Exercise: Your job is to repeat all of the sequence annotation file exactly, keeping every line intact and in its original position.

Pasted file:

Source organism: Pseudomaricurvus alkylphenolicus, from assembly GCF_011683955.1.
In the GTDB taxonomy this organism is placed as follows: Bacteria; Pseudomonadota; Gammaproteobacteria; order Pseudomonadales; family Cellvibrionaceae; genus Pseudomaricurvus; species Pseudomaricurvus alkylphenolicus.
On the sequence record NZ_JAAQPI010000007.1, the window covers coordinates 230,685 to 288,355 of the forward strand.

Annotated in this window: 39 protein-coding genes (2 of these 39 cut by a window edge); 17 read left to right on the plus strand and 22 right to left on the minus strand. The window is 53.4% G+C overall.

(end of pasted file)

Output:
Source organism: Pseudomaricurvus alkylphenolicus, from assembly GCF_011683955.1.
In the GTDB taxonomy this organism is placed as follows: Bacteria; Pseudomonadota; Gammaproteobacteria; order Pseudomonadales; family Cellvibrionaceae; genus Pseudomaricurvus; species Pseudomaricurvus alkylphenolicus.
On the sequence record NZ_JAAQPI010000007.1, the window covers coordinates 230,685 to 288,355 of the forward strand.

Annotated in this window: 39 protein-coding genes (2 of these 39 cut by a window edge); 17 read left to right on the plus strand and 22 right to left on the minus strand. The window is 53.4% G+C overall.